Case Study: With Only 18% of Young Children in Nebraska Vaccinated, Experts Warn Schools Are Providing ‘Kindling’ for Wider COVID Outbreaks
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According to two Nebraska health experts, schools play a significant role in fueling the spread of viral outbreaks, with schoolchildren currently getting infected at higher rates. This makes it crucial to increase the number of children receiving COVID-19 vaccinations. Presently, only 18.5% of children aged 5 to 11 in Nebraska have been vaccinated, while 51.1% of youths aged 12 to 19 have received shots, totaling approximately 114,500 individuals.
Dr. Gwenn Skar, a pediatric infectious disease specialist at Children’s Hospital in Omaha, pointed out that these percentages have not demonstrated significant growth in recent weeks. Dr. Skar expressed appreciation for the number of vaccinated children but emphasized that there is still a substantial amount of work to be done.
Dr. Skar added that at the start of the pandemic, only 2.6% of all cases involved children. This figure has now risen to 25.5% of all cases. Dr. James Lawler, director of the Global Center for Health Security at the University of Nebraska Medical Center, joined Dr. Skar in a Zoom call with school officials to provide an update on COVID-19.
The call, organized by the Nebraska State Education Association and sponsored by the Nebraska Council of School Administrators, took place amidst a spike in hospitalizations due to coronavirus. As of Thursday, the State Department of Health and Human Services reported 754 Nebraskans hospitalized with COVID-19, the highest number since November 2020.
Dr. Lawler explained that schools act as a catalyst for community outbreaks of COVID and flu due to students’ prolonged exposure to respiratory infections in crowded buses and classrooms. He also debunked the myth that few children get infected with COVID, highlighting that children are tested at a significantly lower rate than adults. Consequently, the true number of infections among children does not accurately reflect in reported statistics. Furthermore, blood tests conducted for other reasons have demonstrated a faster rise in infections among children compared to other age groups.
According to Dr. Lawler, as of August 2020, 10% of children aged 17 or younger showed evidence of infection through blood tests. By November 2021, this figure had increased to 45%. In comparison, 35% of adults aged 18-49 showed evidence of infection, while less than 20% of those aged 65 and over did. Dr. Lawler concluded that children between the ages of zero and 17 are currently getting infected at a higher rate than any other age group.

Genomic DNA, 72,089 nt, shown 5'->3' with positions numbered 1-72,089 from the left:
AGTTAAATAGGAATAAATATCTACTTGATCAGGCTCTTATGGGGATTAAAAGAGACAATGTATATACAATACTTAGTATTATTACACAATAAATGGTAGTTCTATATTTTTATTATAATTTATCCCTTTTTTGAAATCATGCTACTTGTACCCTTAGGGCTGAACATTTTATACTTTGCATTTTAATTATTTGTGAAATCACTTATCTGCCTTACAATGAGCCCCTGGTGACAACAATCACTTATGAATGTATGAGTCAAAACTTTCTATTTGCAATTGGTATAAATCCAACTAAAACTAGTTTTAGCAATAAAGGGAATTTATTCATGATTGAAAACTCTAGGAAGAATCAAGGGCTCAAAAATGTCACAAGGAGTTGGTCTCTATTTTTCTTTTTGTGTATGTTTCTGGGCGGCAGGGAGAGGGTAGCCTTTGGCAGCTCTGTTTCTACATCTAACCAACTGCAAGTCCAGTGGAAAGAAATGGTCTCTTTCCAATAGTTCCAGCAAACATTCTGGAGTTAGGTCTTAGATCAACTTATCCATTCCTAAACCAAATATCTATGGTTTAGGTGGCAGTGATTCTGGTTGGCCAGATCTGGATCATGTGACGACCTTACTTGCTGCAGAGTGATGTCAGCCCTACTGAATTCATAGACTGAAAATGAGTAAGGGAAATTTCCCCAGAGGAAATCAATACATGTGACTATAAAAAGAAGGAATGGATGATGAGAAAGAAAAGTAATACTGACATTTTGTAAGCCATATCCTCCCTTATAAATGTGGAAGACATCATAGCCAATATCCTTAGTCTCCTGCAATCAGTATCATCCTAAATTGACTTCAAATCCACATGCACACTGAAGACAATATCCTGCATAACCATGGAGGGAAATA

Contrary to some observers, Dr. Lawler does not believe that the current wave of infections caused by the Omicron variant indicates the end of the pandemic. He argued that there is no evidence to suggest that the virus has exhausted all its opportunities to generate new variants. Additionally, communities with low vaccination rates provide an opportunity for the virus to mutate and lead to a new wave of infections. Dr. Lawler asserted that until the population achieves a vaccination rate of 80% or higher, the emergence of new variants remains a distinct possibility.
Other key points from the Zoom presentation include:
– Multisystem Inflammatory Syndrome in Children (MIS-C) is a dangerous side effect that can manifest two to six weeks after a child is infected. Approximately 1 in every 3,200 infections results in this syndrome, causing internal organ damage such as the liver and kidneys. Children’s Hospital has treated roughly 100 children for this syndrome since the onset of the pandemic.
– Heart problems like pericarditis are very rare among children, affecting approximately 54 cases per million, primarily among 16- and 17-year-old males.
– A study conducted in Georgia revealed that schools without mask requirements were 3.5 times more likely to experience COVID outbreaks.
– Vaccination is effective for children, significantly reducing the likelihood of hospitalization for COVID-19. Dr. Skar stated that vaccinated children have a 93% lower risk of hospitalization.
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